Albert Pujols, American League West, baseball, Chavez Ravine, Clayton Kershaw, Dodger Stadium, Los Angeles, Los Angeles Angels, Los Angeles Dodgers, Major League Baseball, Mike Trout, MLB, National League West, Orange County, Zack Greinke
A TALE OF THE TAPE AS BASEBALL’S SECOND HALF COMMENCES
LOS ANGELES DODGERS
* 51-39, first place in the National League West, four and a half games ahead of the San Francisco Giants
Zack Greinke: 8-2, 1.39 ERA (leads MLB), 106 strikeouts, currently on a 35-inning scoreless inning streak
Clayton Kershaw: 6-6, 2.85 ERA, 160 strikeouts (leads MLB)
Adrian Gonzalez: .283 average, 18 home runs, 55 RBI (leads team)
Justin Turner: .308 average (leads team), 11 home runs, 39 RBI
LOS ANGELES ANGELS OF ANAHEIM
* 48-40, first place in the American League West, half a game ahead of the Houston Astros
Hector Santiago: 6-4, 2.33 ERA
Houston Street: 3-2, 2.27 ERA, 24 saves
Mike Trout: .312 average (leads team), 26 home runs (tied for league lead), 55 RBI, 68 runs scored (leads MLB)
Albert Pujols: ..255 average, 26 home runs (tied for league lead), 56 RBI
The now two-time All-Star Game Most Valuable Player showing his spoils from the July 14th contest in Cincinnati – and the 2015 Angels MVP (IMO) to date
Bill Shaikin, the baseball beat writer for the Los Angeles Times, hit the nail right on the head in his column today when he mentioned what L.A.’s two major league baseball teams needed for the last two and a half months of the season if they are to make a long run in October.
And possibly face each other in a Freeway World Series.
Let’s just get right to it, starting with what Orange County’s Angels desperately need:
Another hitter to add to Trout and Pujols who can play left field.
Sure, it’s quite exciting that Mike Scioscia’s red-clad Halos have ridden a hot streak to the top of the A.L. West standings, but when you consider the fact that two of their front line starters aren’t even hitting .200 – catcher Chris Ianetta (.191) and left fielder Matt Joyce (.190)…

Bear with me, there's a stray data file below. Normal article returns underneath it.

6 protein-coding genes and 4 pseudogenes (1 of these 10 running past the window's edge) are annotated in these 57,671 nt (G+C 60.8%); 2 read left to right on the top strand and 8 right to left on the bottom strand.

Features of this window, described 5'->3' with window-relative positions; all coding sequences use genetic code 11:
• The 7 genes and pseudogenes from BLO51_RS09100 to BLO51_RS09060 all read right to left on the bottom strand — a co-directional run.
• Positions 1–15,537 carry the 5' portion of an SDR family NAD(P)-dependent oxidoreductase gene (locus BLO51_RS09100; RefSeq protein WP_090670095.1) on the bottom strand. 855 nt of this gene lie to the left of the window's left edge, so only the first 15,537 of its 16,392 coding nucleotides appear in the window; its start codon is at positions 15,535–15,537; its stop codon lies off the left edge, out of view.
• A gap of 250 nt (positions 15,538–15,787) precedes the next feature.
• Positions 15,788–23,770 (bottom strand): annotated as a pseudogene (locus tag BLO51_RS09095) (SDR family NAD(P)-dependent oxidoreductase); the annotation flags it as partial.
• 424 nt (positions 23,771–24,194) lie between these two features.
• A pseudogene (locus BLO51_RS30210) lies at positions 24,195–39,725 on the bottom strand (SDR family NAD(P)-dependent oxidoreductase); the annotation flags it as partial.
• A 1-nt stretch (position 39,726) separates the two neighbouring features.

You know it’s only a matter of time, very little time, before Trout and Pujols are pitched around and avoided like the plague.
Who wants to be hurt by a guy who in the vast majority of fans and pundits’ opinions is the best player in baseball, who just claimed his second consecutive All-Game MVP award to boot?
Or a guy who, as sure as I’m writing this, is more or less a lock for a first ballot induction to the Hall of Fame.
It’s pretty cut-and-dry; the Angels need a hitter. Period.
As for those blue-clad guys who play in Chavez Ravine north of downtown L.A., their need is likewise quite clear and just as desperate:
To put it bluntly, outside of Greinke and Kershaw – who although his strikeout numbers are still up there is not the same dominating MVP and CY Young Award-winning self he was in 2014 as his giving up two runs in the All-Star Game and taking the loss is an illustration of the hurler’s new-found vulnerability – the Dodgers don’t have much in their rotation.
Let’s face it, Mike Bolsinger’s and Carlos Frias’s earned run averages since the beginning of june, both over 4.50, are not going to cut it if Don Mattingly’s team is to finally get past the division and league championship series (read: the St. Louis Cardinals) and meet World Series expectations.
They don’t even have to be big names like the Cincinnati Reds’ Johnny Cueto or the Philadelphia Phillies’ Cole Hamels, just people who are healthy, can eat up innings, and not give up too many runs; an ERA between 3.00 and 3.50 would do just fine.
In fact, it wouldn’t be a good idea for Dodger GM Farhan Zaidi to go after any stars who are toiling for teams going nowhere, because such teams will ask for Corey Seager and the other very highly touted prospects who are tearing it up in L.A’s minor league system right now and are expected to be at Dodger Stadium as soon as this September if not next year.
In other words, why should the Dodgers sacrifice their future for one or two big names who will be free agents and likely bail in three months?
The key for Zaidi is to get help in the rotation without giving up their prospects.
The trade deadline, where players can switch teams without having to clear waivers, is on July 31, two weeks from tomorrow as of this writing.
It safe to say – should go without saying, really – that these next two weeks will be very important ones for both of these MLB teams that call the Los Angeles area home.
That is, if they are serious about achieving playoff glory.
Which I’m sure they are.